Monday, August 9, 2010

Our View - Assessing the moral character of bar owners

Printed in the Iowa City Press-Citizen, Dec. 21, 2009

Our View - Assessing the moral character of bar owners

Back in February, the Iowa City Council voted to include the rate of Possession of Alcohol under the Legal Age charges as one of the criteria for evaluating liquor license renewal requests. Now, if a bar has an average of more than 1.0 PAULAs per police visit, then the police department automatically recommends the council deny the license renewal request.

Back in July, we agreed with the council's unanimous decision to deny the liquor license renewal request for The Field House and its 6-1 decision to deny the request of Etc. We fully expected the bars to appeal the decision to the state's Alcoholic Beverages Division -- especially since they are allowed to hold on to their license throughout the review process -- and we hoped state officials would back up the council's tougher restrictions.

It's too bad, however, that the council failed include a sentence in the ordinance specifying exactly what constitutes a police "visit." If the councilors had added an actual definition -- something like, "In calculating the PAULA rate, the police department shall include only visits to the premises for which the police dispatcher has assigned an activity code of 'bar check'" -- they might have had a better chance of persuading Administrative Law Judge Margaret LaMarche that the new policy was fully within the city's authority to recommend denying liquor license renewals based on the "good moral character" of the bar owner.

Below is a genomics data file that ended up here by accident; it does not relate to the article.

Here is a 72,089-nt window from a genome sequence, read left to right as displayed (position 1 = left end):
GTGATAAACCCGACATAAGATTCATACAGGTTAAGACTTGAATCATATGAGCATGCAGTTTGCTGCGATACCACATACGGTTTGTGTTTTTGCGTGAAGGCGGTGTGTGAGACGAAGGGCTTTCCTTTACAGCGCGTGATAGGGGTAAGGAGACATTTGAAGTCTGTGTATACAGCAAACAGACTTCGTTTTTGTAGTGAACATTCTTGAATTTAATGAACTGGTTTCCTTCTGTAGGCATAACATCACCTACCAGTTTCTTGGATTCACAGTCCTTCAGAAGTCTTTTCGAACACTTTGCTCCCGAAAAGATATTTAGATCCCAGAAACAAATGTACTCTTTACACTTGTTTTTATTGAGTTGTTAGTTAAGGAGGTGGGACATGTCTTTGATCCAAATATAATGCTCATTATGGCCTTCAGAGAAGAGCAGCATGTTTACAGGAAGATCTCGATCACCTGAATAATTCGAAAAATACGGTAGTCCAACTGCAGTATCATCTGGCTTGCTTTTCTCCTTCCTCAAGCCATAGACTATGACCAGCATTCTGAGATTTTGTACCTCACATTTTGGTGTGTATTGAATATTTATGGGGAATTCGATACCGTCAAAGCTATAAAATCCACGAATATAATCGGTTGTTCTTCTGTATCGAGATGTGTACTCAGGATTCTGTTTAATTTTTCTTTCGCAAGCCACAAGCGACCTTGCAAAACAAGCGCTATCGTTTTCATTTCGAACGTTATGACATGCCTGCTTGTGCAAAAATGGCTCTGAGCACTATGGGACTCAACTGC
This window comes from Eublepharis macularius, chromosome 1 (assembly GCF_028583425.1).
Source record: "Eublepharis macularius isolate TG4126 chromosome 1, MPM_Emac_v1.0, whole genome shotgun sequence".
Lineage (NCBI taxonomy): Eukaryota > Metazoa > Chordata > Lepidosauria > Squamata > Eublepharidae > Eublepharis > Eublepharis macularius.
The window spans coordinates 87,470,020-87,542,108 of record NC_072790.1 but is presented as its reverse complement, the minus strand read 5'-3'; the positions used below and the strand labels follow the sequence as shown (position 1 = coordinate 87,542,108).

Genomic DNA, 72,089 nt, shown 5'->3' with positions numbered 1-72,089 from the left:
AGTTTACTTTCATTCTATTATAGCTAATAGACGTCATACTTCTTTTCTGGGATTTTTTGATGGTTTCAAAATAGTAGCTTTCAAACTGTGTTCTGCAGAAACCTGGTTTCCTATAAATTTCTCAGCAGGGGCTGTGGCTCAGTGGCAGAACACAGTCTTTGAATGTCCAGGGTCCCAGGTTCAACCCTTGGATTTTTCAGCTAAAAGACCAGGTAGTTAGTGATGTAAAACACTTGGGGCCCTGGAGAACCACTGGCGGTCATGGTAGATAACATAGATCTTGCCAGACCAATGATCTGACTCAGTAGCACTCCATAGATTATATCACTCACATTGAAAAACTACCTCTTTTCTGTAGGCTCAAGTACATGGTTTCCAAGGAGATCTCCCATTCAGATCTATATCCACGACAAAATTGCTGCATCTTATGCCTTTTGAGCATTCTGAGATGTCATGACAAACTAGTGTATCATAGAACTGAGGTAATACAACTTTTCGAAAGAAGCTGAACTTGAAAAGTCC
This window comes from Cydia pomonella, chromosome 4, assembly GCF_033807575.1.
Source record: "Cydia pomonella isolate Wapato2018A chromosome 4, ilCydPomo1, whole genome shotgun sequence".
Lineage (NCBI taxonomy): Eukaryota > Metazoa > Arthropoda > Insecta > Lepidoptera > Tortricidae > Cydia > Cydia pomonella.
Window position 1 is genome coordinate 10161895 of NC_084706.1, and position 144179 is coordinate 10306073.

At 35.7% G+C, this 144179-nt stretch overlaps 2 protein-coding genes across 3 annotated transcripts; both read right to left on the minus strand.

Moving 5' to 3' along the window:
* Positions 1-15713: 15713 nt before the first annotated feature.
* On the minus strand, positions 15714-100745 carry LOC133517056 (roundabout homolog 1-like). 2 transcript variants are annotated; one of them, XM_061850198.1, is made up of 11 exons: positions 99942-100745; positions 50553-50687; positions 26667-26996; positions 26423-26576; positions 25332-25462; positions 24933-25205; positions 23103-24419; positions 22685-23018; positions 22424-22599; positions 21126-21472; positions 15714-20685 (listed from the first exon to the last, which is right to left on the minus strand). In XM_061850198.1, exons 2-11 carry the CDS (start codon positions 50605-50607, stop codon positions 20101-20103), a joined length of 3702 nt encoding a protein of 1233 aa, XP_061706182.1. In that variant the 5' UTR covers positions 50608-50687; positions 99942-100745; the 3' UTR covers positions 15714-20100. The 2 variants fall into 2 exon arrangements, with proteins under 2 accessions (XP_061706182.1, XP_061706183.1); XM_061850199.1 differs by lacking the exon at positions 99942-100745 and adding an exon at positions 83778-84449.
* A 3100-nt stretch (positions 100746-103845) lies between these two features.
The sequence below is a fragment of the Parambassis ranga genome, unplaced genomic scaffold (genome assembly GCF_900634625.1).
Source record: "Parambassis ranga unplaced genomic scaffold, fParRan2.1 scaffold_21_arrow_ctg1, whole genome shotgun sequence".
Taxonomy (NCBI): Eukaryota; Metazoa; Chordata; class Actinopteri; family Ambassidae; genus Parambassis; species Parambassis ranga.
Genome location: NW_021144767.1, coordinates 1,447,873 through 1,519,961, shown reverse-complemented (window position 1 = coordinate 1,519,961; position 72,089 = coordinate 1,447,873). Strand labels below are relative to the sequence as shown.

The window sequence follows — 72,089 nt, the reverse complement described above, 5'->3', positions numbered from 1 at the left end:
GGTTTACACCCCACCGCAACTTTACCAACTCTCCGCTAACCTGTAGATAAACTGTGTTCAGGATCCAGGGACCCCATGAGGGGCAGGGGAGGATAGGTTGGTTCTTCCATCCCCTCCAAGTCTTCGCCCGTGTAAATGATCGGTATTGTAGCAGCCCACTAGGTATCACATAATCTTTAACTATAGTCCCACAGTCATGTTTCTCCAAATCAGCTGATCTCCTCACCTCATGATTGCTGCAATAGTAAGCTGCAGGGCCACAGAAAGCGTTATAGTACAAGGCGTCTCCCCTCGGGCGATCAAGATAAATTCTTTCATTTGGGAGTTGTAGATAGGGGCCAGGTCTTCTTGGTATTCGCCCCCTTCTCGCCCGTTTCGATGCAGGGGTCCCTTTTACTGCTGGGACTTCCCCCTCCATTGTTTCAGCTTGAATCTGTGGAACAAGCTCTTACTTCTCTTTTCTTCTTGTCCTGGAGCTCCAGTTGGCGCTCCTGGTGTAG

Instead, LaMarche ruled Dec. 15 that the council was wrong to rely solely on the PAULA rate when denying the license renewals to the downtown bars. Iowa City Attorney Eleanor Dilkes said the city will request a review of the decision by the administrator of the state's Alcoholic Beverages Division, Lynn Walding, who must approve the administrative law judge's ruling.

While defining "visit" would have saved LaMarche from having to write several pages of her 18-page ruling, it's unclear whether that would have been enough to allow the city to win the first round of administrative review. LaMarche ruled that a bar's rate of PAULA citations "may constitute a pattern and practice of violations that will reflect poorly on the licensee's good moral character," but only if the city then goes on to present evidence that shows "the culpability of the licensee or the licensee's employees with respect to the citations." The raw numbers alone aren't enough.

Denying a license renewal because of PAULA rates, after all, is very different than denying a license renewal because of the number of alcohol sales to minors. The one is a sin of commission in which a bar employee is clearly violating the law. The other is a sin of omission in which bars may have done nothing wrong -- other than to provide a locale in which underage people can enter and get their older friends to buy alcohol for them.

Despite LaMarche's ruling to the contrary, we still think requiring bars to have a less than 1.0 PAULA rate is a reasonable minimum standard. After all, the lion's share of bars in Iowa City seem to be able to abide by it without difficulty. But regardless of who wins the next round of review, the only thing that's certain is that the city isn't going to be able to enforce that standard anytime soon.

We think the city is right to appeal the ruling. But we think the council would be better off exercising some of its clearly recognized authority and declaring 21 to be the minimum age to enter -- let alone to drink in -- an Iowa City bar.

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